Teaching has a very distinctive rhythm. Term 1 begins, classes commence, new relationships are formed, everyone is fresh and hopeful and primed. We work through to the middle of the school year, more comfortable now – perhaps a little tired. But our relationships warm just as winter sets in. And then the end draws close, we ramp up again to the crescendo of final projects and exams and reports and then…quiet. Summer.
And then we do it all again.
There is something deeply comforting about predictable rhythms. Nature has embedded a biological clock in our bodies that is synchronised with the sun. The language that we speak is a symphony of pitch and rhythm and it is the recognisable beat of different genres of music that draws us in.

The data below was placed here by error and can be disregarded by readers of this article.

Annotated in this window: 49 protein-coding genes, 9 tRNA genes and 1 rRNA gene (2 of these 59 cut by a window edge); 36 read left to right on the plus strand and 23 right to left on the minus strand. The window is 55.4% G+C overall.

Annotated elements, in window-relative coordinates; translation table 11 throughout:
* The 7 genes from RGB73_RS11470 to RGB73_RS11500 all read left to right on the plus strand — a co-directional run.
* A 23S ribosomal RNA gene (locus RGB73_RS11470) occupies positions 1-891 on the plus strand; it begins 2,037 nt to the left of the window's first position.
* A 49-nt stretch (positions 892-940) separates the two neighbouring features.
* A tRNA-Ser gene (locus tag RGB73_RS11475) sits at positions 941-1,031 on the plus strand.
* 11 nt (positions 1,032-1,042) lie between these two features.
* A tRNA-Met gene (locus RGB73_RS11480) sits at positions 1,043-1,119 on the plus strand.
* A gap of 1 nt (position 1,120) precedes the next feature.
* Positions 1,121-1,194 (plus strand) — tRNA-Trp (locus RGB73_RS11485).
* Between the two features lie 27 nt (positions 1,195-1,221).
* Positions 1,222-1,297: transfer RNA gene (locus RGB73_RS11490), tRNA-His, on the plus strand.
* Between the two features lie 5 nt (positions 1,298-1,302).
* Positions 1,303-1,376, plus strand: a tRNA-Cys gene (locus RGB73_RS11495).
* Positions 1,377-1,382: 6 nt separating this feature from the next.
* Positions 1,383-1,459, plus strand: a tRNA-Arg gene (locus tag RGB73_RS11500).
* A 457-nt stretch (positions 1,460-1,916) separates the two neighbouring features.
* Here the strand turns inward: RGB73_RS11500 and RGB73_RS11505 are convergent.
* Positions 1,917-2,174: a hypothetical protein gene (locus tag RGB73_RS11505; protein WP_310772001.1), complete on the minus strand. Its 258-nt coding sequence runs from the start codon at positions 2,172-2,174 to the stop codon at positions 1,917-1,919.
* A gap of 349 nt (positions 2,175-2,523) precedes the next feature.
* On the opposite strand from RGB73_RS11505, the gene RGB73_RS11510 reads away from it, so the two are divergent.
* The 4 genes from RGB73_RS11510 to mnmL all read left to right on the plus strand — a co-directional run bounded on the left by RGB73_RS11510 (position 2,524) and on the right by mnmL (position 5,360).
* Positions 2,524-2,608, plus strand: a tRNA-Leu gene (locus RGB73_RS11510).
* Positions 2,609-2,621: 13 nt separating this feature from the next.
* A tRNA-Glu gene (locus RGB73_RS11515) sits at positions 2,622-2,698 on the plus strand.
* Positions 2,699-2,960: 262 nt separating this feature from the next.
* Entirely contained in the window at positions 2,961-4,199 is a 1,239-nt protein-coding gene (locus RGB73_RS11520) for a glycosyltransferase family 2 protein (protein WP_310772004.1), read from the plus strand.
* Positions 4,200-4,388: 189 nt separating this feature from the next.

Rhythm is reassuring and hypnotic.
For teachers, the annual rhythm is both a blessing and a curse. There is a defined start and end, we know where we stand. We know where we have been and where we are headed. We can predict the ups and downs. And we know that as we tire, the rejuvenating break is near.
And…we are busy. What worked last year, will probably be fine again this year. My style, my way, fits the beat. Why fix what isn’t broke. We rinse, repeat. And the years can slip by.
But when, as teachers, we seek first, to embrace and serve the child, each year and each day is unique because each student’s needs are unique. The rhythm of schooling remains, but it becomes a somewhat muted backbeat in contrast to the bright, new melody of each of our students.
This perspective, this unwavering focus on the heart of their students is the reason why some of the most enthusiastic and dynamic educators in the world are in their 4th and 5th decades of teaching. They feel the rhythm but they live and teach for the melody.